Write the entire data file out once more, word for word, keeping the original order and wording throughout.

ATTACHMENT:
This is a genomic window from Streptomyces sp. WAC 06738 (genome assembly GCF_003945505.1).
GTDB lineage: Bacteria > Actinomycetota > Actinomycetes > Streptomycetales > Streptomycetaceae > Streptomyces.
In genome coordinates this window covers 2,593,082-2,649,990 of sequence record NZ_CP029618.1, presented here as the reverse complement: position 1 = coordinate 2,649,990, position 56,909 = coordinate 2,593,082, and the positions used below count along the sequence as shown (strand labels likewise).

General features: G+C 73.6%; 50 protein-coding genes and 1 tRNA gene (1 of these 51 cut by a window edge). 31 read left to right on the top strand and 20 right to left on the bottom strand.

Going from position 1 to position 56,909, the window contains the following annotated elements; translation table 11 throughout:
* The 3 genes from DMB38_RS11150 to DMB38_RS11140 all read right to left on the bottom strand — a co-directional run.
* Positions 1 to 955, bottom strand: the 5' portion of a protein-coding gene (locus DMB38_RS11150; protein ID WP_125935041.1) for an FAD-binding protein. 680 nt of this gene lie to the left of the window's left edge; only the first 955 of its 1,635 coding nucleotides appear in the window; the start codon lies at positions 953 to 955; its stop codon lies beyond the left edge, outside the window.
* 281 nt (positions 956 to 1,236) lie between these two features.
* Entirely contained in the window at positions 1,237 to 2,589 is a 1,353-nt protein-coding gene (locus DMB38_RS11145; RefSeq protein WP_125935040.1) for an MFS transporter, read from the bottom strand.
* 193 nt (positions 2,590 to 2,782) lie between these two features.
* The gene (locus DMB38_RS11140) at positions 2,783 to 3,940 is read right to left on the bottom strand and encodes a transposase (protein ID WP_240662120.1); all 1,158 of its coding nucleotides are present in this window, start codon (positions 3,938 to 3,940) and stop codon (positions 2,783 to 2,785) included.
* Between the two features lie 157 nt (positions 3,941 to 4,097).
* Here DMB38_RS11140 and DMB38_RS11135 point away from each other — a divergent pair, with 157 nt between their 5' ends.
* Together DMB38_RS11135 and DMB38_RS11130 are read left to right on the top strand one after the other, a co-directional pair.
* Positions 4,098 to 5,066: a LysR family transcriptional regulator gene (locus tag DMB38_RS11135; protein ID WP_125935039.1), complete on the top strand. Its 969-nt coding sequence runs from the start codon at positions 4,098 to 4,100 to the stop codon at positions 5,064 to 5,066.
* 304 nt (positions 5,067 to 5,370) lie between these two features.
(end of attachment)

This is a genomic window from Streptomyces sp. WAC 06738 (genome assembly GCF_003945505.1).
GTDB lineage: Bacteria > Actinomycetota > Actinomycetes > Streptomycetales > Streptomycetaceae > Streptomyces.
In genome coordinates this window covers 2,593,082-2,649,990 of sequence record NZ_CP029618.1, presented here as the reverse complement: position 1 = coordinate 2,649,990, position 56,909 = coordinate 2,593,082, and the positions used below count along the sequence as shown (strand labels likewise).

General features: G+C 73.6%; 50 protein-coding genes and 1 tRNA gene (1 of these 51 cut by a window edge). 31 read left to right on the top strand and 20 right to left on the bottom strand.

Going from position 1 to position 56,909, the window contains the following annotated elements; translation table 11 throughout:
* The 3 genes from DMB38_RS11150 to DMB38_RS11140 all read right to left on the bottom strand — a co-directional run.
* Positions 1 to 955, bottom strand: the 5' portion of a protein-coding gene (locus DMB38_RS11150; protein ID WP_125935041.1) for an FAD-binding protein. 680 nt of this gene lie to the left of the window's left edge; only the first 955 of its 1,635 coding nucleotides appear in the window; the start codon lies at positions 953 to 955; its stop codon lies beyond the left edge, outside the window.
* 281 nt (positions 956 to 1,236) lie between these two features.
* Entirely contained in the window at positions 1,237 to 2,589 is a 1,353-nt protein-coding gene (locus DMB38_RS11145; RefSeq protein WP_125935040.1) for an MFS transporter, read from the bottom strand.
* 193 nt (positions 2,590 to 2,782) lie between these two features.
* The gene (locus DMB38_RS11140) at positions 2,783 to 3,940 is read right to left on the bottom strand and encodes a transposase (protein ID WP_240662120.1); all 1,158 of its coding nucleotides are present in this window, start codon (positions 3,938 to 3,940) and stop codon (positions 2,783 to 2,785) included.
* Between the two features lie 157 nt (positions 3,941 to 4,097).
* Here DMB38_RS11140 and DMB38_RS11135 point away from each other — a divergent pair, with 157 nt between their 5' ends.
* Together DMB38_RS11135 and DMB38_RS11130 are read left to right on the top strand one after the other, a co-directional pair.
* Positions 4,098 to 5,066: a LysR family transcriptional regulator gene (locus tag DMB38_RS11135; protein ID WP_125935039.1), complete on the top strand. Its 969-nt coding sequence runs from the start codon at positions 4,098 to 4,100 to the stop codon at positions 5,064 to 5,066.
* 304 nt (positions 5,067 to 5,370) lie between these two features.